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Q&A

What exactly is "cooking"?

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I'm having trouble putting this question into words so hear me out, while I struggle:

What is cooking halachically?

I don't mean "at what temperature does cooking happen?" but more like "what is considered cooking and how/why is it considered that?"

Is "cooking" a change in some item's chemical structure? Is it about physical form? It isn't just about heat, but what is it about heat, or a particular threshold of temperature which makes something "count" as heat to effect cooking?

It seems to be about method and not about the actual cooking so I'm not sure what it is, intrinsically, which counts as "cooking."

By the way, I'll limit this, for now, to bishul but am looking for an answer that spans shabbos and akum or which explores different definitions/qualifications for each.

See, I told you I'm struggling to figure out exactly what I'm asking.

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2 comments

I wrote up some basics. If someone comes up with a better referenced answer, that's fine with me - no time to finish it right now. manassehkatz‭ 25 days ago

1 answer

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Generally speaking, cooking - including Bishul but also Afiah (baking) and other variants - is about "improving food through the application of heat". The key words include:

  • Improving - e.g., if a food is fully cooked and then gets burnt/overcooked, that is not intrinsically Bishul
  • Food - it gets expanded (as many other things) in applications relating to Shabbos, but as I understand it, Bishul normally applies primarily to edible substances
  • Heat - there are some additional things that are similar (in particular, pickling or similar activity), but in most respects the key is heat.

How this gets applied varies quite a bit. In the case of solid food, simply adding heat that does not result in a change that materially improves the food does not count. That is why, within certain constraints, fully cooked (so no improvement) solid food can be heated up on Shabbos.

On the other hand, liquids are considered to "improve" simply by the addition of heat, even if they have been heated up before. As a result, if you have a kettle of cold water, you can't put it on a flame, even over a blech, on Shabbos.

How much cooking of a solid food counts as Bishul varies a bit. One key is Maachal Ben Drusai - 1/3 or 1/2 cooked. If it is cooked at least that amount then there are certain leniencies with respect to handling the partially cooked food on Shabbos. On the other hand, unless it is fully cooked, it can't be heated up on Shabbos if it was not already warm (and still cooking) before Shabbos.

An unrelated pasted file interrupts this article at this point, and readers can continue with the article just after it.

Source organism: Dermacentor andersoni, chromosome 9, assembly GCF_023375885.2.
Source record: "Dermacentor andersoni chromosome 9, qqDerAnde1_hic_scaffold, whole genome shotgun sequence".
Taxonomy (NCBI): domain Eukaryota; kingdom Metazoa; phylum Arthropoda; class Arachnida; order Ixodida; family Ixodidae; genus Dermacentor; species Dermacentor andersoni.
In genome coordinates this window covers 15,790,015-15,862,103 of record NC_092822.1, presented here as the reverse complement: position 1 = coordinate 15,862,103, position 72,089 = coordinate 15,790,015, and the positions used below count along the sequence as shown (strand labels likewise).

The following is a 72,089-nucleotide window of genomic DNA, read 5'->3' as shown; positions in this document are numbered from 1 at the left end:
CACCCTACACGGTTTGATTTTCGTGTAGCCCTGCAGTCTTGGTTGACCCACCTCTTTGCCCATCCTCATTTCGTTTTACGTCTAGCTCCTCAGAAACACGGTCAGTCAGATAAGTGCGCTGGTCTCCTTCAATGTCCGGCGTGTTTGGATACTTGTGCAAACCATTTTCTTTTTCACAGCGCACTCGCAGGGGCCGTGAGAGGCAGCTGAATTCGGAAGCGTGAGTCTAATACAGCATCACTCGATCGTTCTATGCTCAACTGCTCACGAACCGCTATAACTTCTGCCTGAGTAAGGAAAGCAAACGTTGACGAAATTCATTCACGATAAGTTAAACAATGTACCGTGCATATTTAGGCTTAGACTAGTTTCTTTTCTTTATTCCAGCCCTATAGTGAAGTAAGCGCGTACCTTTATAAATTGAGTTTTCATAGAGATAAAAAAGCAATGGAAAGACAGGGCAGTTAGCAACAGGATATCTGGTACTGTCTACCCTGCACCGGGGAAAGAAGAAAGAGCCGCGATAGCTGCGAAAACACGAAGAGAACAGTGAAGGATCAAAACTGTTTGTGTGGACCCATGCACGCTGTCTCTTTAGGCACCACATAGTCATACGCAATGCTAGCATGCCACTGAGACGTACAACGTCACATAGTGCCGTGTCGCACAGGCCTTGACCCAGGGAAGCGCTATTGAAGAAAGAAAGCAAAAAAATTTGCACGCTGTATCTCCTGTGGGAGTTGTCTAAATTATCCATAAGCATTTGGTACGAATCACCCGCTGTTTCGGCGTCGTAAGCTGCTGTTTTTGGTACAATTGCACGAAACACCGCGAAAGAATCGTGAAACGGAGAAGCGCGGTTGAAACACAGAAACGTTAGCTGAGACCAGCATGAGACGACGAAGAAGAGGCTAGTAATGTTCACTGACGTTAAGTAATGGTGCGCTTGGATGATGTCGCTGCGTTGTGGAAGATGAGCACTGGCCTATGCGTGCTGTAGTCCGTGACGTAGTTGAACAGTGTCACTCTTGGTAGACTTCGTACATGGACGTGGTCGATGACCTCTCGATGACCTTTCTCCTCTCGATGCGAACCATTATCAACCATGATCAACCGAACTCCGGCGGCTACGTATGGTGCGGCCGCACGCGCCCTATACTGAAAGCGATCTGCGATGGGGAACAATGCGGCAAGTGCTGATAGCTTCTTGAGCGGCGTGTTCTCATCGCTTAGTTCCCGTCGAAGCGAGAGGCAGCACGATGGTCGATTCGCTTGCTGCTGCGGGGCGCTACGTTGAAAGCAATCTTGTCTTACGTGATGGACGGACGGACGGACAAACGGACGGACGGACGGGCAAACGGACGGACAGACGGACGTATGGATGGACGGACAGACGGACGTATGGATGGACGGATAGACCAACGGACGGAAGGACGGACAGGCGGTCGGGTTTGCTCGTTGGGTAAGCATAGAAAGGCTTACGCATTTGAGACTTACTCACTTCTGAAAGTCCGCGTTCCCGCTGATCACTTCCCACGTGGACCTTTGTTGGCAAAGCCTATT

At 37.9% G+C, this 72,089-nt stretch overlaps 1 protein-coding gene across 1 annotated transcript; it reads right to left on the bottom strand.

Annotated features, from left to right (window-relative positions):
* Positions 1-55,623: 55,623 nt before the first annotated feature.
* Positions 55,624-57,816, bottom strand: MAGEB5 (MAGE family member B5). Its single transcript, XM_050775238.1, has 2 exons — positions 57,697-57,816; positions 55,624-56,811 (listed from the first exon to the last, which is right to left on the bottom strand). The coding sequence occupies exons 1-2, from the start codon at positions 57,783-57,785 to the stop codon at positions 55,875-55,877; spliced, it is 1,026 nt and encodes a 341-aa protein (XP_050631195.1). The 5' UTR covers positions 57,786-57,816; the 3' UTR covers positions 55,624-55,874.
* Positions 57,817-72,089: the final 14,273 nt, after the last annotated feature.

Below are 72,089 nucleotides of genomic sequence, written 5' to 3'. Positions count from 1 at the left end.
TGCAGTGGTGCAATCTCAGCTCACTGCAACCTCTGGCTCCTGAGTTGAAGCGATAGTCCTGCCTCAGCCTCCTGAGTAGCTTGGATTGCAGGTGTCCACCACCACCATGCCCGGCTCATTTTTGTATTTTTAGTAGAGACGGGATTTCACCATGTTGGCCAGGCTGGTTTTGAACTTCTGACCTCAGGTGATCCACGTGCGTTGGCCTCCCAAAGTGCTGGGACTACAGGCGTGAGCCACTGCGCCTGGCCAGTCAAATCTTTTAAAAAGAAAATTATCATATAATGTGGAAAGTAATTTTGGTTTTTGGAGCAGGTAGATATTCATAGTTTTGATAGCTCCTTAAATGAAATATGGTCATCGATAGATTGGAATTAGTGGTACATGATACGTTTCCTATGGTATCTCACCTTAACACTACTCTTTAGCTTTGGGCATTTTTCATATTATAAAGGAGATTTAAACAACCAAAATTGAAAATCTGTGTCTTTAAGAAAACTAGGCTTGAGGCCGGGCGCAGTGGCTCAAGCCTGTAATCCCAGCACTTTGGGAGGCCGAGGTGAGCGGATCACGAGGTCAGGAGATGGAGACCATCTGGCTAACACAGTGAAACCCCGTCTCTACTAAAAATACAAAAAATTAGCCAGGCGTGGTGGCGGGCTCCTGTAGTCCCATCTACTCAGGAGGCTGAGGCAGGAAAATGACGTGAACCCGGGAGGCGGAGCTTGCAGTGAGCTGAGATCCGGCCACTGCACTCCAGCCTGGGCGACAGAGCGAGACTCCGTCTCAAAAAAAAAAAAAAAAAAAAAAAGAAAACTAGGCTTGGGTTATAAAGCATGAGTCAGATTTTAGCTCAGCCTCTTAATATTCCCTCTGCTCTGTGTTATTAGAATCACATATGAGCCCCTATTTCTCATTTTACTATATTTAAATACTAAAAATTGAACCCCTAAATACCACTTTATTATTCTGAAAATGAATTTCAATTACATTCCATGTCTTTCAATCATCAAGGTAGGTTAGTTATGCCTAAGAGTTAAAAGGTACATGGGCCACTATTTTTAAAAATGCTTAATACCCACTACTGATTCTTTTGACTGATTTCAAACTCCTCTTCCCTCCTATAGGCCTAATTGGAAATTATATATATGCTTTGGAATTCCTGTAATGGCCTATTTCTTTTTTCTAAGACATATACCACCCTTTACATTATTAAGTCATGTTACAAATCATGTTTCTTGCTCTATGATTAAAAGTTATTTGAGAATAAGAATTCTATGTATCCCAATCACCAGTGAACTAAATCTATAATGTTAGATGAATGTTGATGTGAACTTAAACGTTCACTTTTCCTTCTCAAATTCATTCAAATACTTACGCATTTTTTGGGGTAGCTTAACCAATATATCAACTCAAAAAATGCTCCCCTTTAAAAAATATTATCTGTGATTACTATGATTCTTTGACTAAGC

Bishul Akum, as I understand it, uses largely the same rules for defining cooking, but the limitations are quite different from Shabbos. In general, a single step taken by a Jew - e.g., turn on the flame or even add to an existing fire - is sufficient to remove the prohibition of Bishul Akum.

Halachic cooking may, with the exception of liquids, where just raising the temperature is sufficient to count as Bishul, be a chemical change or a physical change. But normally we don't concern ourselves with the nature of the specific changes. Rather, it is "gets better" (cooks, bakes, etc.) or doesn't.

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3 comments

But if I use a non-traditional method of heating, then the application of heat is no longer the same issue. And if I use a lower heat to, for example, melt something then the level of heat isn't the issue. rosends‭ 24 days ago

Generally speaking, the key level of heat is "Yad Soledes Bo". A quick search (not definitive) shows a range of 110 F to 160 F. Meaning that if a temperature is below 110 F then there is no issue of cooking, at all. And if a food is fully cooked and warmed to > 160 F before Shabbos then there is no issue at all. Problems occur in between, but generally we rule Lechumra. If you melt chocolate at 100 F (I checked, and that does work - the whole M&M thing) then it isn't cooking. Melt it at 120 F manassehkatz‭ 24 days ago

and then you have a real issue (on Shabbos). On the other hand, a hot plate or blech at 180 F is not a problem if the food is already cooked (or liquid already heated) - maintaining heat is different from cooking. manassehkatz‭ 24 days ago

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